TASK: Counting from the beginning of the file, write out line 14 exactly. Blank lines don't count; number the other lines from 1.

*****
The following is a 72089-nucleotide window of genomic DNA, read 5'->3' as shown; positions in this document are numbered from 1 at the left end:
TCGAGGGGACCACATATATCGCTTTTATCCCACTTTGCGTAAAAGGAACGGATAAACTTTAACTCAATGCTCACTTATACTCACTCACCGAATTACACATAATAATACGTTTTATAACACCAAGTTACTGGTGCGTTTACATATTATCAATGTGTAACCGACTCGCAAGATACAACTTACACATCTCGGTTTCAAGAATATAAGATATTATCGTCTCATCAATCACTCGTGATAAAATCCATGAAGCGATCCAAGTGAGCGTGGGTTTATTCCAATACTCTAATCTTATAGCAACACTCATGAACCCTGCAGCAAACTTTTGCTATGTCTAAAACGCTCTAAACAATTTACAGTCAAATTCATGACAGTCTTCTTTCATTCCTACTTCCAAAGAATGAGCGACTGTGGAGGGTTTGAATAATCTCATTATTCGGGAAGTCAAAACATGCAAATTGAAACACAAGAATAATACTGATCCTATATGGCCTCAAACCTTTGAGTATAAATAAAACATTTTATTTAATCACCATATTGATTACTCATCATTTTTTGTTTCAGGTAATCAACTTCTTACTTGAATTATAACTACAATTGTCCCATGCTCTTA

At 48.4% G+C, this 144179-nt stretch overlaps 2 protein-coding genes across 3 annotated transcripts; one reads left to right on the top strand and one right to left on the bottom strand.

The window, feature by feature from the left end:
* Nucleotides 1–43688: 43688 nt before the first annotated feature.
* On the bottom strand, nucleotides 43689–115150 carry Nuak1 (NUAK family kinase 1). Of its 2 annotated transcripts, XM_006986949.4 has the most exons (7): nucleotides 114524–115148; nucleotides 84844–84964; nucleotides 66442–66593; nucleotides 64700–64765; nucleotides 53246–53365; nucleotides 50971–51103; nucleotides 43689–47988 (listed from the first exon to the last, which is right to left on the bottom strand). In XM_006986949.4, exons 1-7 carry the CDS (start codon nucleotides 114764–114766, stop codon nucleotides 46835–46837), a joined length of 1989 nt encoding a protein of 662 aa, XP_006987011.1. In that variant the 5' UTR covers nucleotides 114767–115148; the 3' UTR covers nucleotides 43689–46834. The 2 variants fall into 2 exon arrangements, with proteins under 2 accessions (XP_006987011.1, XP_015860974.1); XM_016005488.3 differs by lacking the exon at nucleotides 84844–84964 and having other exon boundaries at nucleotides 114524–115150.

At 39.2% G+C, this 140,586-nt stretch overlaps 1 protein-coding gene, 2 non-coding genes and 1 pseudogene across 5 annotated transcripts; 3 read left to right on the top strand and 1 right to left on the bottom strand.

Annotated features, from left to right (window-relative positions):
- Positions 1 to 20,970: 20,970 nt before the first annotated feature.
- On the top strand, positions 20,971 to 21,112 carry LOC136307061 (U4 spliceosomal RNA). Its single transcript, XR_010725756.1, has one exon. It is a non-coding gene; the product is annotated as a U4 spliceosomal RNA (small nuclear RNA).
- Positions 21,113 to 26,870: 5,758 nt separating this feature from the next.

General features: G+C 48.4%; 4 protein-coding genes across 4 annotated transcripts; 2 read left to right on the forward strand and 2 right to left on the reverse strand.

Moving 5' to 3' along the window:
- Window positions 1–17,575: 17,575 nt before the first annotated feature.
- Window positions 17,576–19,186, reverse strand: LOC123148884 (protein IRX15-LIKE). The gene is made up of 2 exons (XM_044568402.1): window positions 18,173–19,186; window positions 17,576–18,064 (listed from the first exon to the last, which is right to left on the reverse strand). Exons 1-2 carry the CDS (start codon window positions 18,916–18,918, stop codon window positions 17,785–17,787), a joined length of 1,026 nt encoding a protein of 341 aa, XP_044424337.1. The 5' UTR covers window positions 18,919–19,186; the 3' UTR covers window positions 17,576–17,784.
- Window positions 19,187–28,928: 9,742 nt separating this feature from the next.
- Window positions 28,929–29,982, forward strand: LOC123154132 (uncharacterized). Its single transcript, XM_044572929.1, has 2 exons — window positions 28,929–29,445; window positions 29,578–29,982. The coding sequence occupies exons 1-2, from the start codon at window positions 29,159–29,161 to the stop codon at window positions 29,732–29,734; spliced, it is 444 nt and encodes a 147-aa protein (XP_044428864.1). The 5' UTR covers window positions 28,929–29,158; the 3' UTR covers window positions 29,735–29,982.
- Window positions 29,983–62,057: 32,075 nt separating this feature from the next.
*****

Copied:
- Window positions 1–17,575: 17,575 nt before the first annotated feature.